If you’re looking for the best stretch of trout fishing water on the Madison, head to the section between Quake Lake and Reynolds Pass. The steep gradient and large rocks make for superb trout habitat. You’ll find giant browns (18″-23″) and healthy rainbows hiding behind many of the bolders. Keep your presentation natural, don’t overdo it, and you’ll net some lunkers.

We recommend fishing with large stonefly nymphs and sculpin patterns around the soft pockets of holding water for best results. Larger streamers, including Zonkers, on a sink tip line are also popular. Trout will also take caddis and PMD’s. Just be careful around these waters, since they are fast moving and there are plenty of hidden rocks just beneath the surface. The fishing pressure in this section of the Madison river is highest in July and August.

Raynolds Pass to Lyons Bridge

Total distance: 9.5 miles

This section of Madison is wade fishing only. Fishing pressure is high from Reynolds pass to Three Dollar Bridge, but drops off for the remainder of the stretch to Lyons Bridge. Trout are plentiful throughout this stretch of the river, but anglers tend to focus on the upper section since the water is easier to read.

The best fishing along this stretch of the Madison occurs when flows subside after spring run off. Dry fly anglers report success fishing Elk Hair Caddis, BWOs and Pale Morning Dun patterns in the 14-16 range. March Brown imitations and Parachute Adams are two more ringers. Short casts tend to be more productive for fly fishing as longer casts result in flies and line getting dragged by the current.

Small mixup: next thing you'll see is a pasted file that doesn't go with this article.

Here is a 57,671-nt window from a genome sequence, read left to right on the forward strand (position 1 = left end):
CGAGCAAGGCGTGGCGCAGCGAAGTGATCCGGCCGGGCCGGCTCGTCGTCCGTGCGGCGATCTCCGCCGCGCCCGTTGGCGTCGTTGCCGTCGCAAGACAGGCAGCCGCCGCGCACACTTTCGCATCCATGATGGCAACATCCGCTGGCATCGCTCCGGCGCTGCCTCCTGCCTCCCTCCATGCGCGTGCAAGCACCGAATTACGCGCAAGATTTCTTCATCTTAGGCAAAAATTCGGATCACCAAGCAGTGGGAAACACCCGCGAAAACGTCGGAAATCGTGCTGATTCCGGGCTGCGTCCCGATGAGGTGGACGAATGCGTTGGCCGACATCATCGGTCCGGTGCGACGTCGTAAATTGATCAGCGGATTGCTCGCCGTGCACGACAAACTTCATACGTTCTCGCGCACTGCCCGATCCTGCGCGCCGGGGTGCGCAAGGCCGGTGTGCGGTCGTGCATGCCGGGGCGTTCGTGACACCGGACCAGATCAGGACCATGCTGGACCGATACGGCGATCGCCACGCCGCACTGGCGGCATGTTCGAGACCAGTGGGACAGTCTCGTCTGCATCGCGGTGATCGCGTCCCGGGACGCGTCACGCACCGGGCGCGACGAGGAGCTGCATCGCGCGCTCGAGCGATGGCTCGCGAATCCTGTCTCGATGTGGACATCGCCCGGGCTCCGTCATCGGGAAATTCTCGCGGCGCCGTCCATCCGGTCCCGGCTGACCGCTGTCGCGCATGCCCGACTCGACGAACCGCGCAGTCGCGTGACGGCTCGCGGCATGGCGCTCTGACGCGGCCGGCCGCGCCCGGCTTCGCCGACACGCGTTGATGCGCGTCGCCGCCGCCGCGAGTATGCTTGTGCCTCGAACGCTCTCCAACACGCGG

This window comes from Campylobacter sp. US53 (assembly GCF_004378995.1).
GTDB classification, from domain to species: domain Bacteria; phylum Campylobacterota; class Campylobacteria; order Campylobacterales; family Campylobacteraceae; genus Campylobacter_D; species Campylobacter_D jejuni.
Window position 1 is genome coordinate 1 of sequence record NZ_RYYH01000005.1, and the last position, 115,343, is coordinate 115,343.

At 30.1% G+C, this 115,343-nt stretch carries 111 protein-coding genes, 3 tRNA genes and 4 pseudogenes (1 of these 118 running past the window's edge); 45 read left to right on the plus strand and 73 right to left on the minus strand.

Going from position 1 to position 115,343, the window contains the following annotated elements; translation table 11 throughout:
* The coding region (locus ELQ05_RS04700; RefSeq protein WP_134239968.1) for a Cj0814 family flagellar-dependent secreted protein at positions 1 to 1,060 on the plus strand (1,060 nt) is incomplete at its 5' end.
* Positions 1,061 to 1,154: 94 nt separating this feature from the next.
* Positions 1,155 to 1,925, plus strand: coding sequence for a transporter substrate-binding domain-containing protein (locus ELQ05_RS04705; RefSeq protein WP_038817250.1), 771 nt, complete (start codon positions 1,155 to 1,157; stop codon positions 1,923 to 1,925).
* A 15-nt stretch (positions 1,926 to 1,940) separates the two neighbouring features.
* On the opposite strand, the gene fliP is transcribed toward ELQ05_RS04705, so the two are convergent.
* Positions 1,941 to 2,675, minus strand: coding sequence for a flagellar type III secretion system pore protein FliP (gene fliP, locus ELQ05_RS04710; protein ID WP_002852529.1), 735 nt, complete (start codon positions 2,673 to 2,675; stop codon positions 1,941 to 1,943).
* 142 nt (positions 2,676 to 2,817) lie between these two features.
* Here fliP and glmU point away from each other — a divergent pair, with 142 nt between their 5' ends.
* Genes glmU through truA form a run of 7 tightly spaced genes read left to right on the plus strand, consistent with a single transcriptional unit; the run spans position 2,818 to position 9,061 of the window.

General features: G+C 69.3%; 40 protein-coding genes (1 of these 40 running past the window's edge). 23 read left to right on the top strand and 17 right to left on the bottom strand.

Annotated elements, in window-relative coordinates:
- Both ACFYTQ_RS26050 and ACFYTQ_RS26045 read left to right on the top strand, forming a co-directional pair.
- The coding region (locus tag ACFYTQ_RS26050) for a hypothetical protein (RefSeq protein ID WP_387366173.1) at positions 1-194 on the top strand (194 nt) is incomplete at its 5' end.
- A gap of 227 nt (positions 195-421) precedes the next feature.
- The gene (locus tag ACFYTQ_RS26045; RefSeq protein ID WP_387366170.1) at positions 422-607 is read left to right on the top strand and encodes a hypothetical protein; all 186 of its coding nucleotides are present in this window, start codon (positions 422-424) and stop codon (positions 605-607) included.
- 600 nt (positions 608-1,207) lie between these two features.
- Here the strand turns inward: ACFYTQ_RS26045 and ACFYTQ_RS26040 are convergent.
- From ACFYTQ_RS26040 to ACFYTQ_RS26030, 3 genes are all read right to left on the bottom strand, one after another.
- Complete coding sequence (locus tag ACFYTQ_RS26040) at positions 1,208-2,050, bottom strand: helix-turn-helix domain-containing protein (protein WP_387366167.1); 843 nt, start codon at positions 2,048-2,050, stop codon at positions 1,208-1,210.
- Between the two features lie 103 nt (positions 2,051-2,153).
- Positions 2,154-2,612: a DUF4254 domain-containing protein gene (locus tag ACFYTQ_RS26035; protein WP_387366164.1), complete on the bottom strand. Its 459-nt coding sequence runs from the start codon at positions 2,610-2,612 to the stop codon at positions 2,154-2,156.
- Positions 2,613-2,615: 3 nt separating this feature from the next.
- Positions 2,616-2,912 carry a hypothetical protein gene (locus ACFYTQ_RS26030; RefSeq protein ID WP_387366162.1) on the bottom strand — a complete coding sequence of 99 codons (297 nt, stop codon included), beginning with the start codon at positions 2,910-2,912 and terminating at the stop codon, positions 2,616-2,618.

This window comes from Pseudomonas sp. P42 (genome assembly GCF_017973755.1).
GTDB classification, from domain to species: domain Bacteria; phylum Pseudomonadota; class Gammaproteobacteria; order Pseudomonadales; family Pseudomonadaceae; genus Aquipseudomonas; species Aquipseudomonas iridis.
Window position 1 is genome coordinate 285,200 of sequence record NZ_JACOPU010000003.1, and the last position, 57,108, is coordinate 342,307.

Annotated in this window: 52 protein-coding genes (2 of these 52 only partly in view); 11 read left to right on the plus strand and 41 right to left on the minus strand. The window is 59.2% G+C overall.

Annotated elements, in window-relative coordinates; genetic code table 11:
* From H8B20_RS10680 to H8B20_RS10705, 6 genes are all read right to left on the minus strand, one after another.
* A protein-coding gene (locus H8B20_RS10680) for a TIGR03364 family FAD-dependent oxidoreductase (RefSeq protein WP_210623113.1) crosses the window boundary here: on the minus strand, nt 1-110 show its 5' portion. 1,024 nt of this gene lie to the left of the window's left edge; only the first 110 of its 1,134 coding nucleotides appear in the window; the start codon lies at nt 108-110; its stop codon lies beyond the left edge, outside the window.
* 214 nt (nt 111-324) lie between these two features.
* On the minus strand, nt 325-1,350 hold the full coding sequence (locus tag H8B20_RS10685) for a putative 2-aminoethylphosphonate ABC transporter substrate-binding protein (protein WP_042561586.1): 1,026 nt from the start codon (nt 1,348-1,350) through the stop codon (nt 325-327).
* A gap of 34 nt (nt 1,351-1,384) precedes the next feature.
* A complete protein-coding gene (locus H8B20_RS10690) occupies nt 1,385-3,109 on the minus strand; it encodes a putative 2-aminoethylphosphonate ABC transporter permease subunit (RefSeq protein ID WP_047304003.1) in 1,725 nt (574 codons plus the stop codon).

Top fishing spots and access points:

Lyon’s Bridge to McAtee Bridge

Total distance: 16.5 miles

From Lyons Bridge to McAtee Bridge, float fishing is allowed. This section of Madison is popular for anglers fishing from drift boat. Wade fishing is less popular here. Trout concentrations are high throughout this stretch of the Madison river. For best results when fishing this stretch, we recommend fishing streamers, nymphing, and dry fly fishing.

There are four popular float routes along this section of the Madison that put in at Lyons Bridge.

McAtee Bridge to Varney Bridge

Total distance: 11.5 miles

The stretch of river beween McAtee Bridge to Varney Bridge can be characterized as a long shallow riffle. You’ll find trout scattered throughout this stretch of the Madison mostly concentrated in runs, which can be challenging to pinpoint. As you get closer to Varney Bridge there a few good fishing spots next to the large cottonwoods (can’t miss them) where you’ll net some lunkers if you’re patient.

During the summer months the Madison from McAtee to Varney offers some great dry fly fishing. The best approach is to fish the seams along the currents, eddies, and “bucket” water that forms behind the boulders. You’ll find trout holding here in the calmer water waiting to snag a meal from the passing current.